It remains one of the most iconic interviews in Premier League history, Kevin Keegan’s emotional outburst live on Sky Sports. The phrase “I will love it” particularly resonated and Keegan became synonymous with it; so much so, that an astonishing 20 years on, it’s still talked about.
The backdrop to Keegan’s interview on 29th April was as captivating as his impassioned speech. Newcastle had been dubbed ‘the entertainers’, with their swashbuckling attacking style of play and care-free approach. Now, they’d be considered tactically naïve with an emphasis on attack and little thought for defending, but by god they were exciting to watch and that won them a host of admirers. The team boasted David Ginola, Les Ferdinand, Peter Beardsley, Philippe Albert, Rob Lee and added Colombian star Tino Asprilla to the ranks mid-season. In early January, the Magpies boasted a 12 point lead over their nearest rivals, but it was Alex Ferguson’s Manchester United side that gradually ate into that lead. The tide was already turning in favour of Old Trafford when Liverpool dramatically beat Newcastle 4-3 at Anfield in one of the greatest games the Premier League has ever seen. Liverpool’s late winner saw Keegan slump behind an advertising board, it was a psychological hammer to the former Kop hero.
By the end of April, Manchester United had moved to 3 points ahead of Newcastle and Ferguson decided to up the ante. He suggested Leeds United tried harder against Manchester United than they had against other teams, with Leeds due to play Newcastle United next. It was a ploy seen by many as “mind games”, but distasteful and disrespectful by others. Whatever your opinion may be, if the intention of it was to get under Keegan’s skin, then it certainly had the desired effect. Newcastle beat Leeds by the same 1-0 score line that Manchester United had and it was after that game that an emotional Keegan said the iconic words “I will love it if we beat them, love it”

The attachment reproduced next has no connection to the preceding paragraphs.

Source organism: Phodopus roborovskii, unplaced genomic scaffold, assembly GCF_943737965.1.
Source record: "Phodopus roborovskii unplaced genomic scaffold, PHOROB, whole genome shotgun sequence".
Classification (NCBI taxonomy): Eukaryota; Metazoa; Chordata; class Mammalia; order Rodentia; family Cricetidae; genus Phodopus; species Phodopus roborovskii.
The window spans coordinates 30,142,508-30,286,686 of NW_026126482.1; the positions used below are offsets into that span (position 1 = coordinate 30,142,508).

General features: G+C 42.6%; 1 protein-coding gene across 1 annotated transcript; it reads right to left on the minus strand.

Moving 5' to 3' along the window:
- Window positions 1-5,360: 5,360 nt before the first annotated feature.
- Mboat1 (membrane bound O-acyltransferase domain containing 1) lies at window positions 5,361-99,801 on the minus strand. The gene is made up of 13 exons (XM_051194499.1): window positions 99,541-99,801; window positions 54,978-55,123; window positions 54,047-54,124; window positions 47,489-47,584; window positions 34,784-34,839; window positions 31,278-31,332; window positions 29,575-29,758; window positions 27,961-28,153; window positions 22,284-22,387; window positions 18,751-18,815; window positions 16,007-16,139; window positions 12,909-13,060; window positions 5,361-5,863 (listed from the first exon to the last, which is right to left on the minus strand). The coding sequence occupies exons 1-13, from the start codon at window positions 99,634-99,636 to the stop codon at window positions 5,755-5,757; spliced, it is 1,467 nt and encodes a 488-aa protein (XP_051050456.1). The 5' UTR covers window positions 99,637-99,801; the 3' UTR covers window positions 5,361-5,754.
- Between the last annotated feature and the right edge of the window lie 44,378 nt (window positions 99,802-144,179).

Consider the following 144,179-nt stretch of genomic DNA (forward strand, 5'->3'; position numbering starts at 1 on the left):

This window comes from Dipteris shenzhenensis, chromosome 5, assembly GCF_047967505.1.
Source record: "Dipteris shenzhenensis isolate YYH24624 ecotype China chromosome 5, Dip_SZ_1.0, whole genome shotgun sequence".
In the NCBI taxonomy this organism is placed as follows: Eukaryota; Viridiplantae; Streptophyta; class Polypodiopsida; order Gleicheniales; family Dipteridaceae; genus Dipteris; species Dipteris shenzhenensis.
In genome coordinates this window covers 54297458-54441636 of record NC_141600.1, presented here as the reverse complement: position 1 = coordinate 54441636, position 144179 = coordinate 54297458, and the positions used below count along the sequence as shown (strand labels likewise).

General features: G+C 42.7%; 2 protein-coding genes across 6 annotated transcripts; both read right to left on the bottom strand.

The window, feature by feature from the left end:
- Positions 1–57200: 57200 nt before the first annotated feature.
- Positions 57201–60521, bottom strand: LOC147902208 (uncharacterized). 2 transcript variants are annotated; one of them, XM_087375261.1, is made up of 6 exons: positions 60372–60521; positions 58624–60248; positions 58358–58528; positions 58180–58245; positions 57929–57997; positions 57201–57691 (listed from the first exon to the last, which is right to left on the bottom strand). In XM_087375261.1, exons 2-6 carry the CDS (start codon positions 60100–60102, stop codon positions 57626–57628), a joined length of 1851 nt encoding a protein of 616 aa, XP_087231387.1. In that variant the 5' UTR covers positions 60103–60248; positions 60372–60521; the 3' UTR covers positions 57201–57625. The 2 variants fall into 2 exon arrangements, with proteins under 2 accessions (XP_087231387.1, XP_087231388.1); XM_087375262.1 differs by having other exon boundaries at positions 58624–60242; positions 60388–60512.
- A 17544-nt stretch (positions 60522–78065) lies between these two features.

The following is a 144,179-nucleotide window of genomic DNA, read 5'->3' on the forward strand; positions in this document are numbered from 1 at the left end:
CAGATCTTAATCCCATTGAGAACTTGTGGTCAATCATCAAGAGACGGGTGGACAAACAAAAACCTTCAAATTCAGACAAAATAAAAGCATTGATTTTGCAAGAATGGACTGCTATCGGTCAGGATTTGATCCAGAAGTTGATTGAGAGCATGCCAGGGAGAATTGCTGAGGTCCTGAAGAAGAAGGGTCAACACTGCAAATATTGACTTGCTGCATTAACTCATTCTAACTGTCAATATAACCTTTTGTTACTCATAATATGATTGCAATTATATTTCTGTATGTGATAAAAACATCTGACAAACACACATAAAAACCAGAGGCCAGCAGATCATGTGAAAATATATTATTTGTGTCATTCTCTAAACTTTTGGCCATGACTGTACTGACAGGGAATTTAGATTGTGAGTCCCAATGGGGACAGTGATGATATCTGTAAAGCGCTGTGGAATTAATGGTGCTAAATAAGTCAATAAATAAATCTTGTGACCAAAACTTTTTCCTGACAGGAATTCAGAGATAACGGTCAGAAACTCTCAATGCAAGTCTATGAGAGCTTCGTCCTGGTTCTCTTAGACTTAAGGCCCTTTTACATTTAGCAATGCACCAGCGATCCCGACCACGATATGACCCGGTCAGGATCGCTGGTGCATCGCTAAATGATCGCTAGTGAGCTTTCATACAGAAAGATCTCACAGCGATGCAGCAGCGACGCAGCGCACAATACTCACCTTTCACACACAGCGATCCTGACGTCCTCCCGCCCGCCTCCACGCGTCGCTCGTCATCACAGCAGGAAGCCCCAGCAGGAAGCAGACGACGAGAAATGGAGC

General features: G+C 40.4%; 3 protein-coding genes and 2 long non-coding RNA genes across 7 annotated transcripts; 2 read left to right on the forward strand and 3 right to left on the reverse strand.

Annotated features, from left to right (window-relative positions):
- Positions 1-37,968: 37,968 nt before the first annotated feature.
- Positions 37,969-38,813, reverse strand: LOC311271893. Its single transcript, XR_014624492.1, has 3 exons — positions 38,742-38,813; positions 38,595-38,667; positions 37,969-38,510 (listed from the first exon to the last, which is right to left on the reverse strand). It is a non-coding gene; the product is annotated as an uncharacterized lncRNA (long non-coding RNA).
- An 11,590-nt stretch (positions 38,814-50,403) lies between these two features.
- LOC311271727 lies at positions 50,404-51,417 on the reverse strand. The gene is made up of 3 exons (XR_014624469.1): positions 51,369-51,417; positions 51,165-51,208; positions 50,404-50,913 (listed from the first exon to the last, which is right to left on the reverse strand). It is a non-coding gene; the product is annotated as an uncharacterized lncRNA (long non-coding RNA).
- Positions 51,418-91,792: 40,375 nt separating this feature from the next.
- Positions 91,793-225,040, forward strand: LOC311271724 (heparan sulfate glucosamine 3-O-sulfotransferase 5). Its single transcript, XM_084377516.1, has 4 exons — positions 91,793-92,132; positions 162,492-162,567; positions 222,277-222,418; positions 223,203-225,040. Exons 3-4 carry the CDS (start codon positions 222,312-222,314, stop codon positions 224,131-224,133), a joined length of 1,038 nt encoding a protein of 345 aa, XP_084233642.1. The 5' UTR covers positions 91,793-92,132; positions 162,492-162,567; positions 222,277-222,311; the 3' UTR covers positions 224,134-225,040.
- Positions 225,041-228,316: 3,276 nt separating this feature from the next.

It was part of a response to a question about psychological games, here’s the speech in full:
“When you do that with footballers, like he said about Leeds, and when you do things like that about a man like Stuart Pearce, I’ve kept really quiet, but I’ll tell you something, he went down in my estimation when he said that. We have not resorted to that, but I’ll tell you, you can tell him now if you’re watching it, we’re still fighting for this title and he’s got to go to Middlesbrough and get something, and, and I’ll tell you, honestly, I will love it if we beat them, love it.”
The passion and emotion in his voice as he points his finger was what Keegan was all about. It was a genuine, honest, heart-on-sleeve approach that endeared him to millions both as a player and as a manager. As a player, he made his name at Liverpool, where he became a European champion. He then moved on to Hamburger SV, where he helped Hamburg win the Bundesliga and became European Footballer of the Year. From there, it was back to England with Southampton before a move to Newcastle, where he enjoyed hero status. That messiah-like standing at St. James’ Park drew him into management. With Newcastle languishing at the wrong end of what is now the Championship, he took over and saved them from relegation before winning the league the following season to gain promotion back to the Premier League.
Manchester United went on to win the 1995/96 Premier League crown by 4 points and that was to be the closest Kevin Keegan got to it. He resigned from his post the following season, but returned later that year for a stint at Fulham until taking over as England manager. His lack of success as national team manager prompted him to resign from that post and he later had spells at Manchester City and again at Newcastle, but he could never recapture the magic of his early time as a manager of the Geordies. He is still remembered fondly at Newcastle for both playing and managerial career, but he is synonymous with the words “I will love it”, even 20 years on.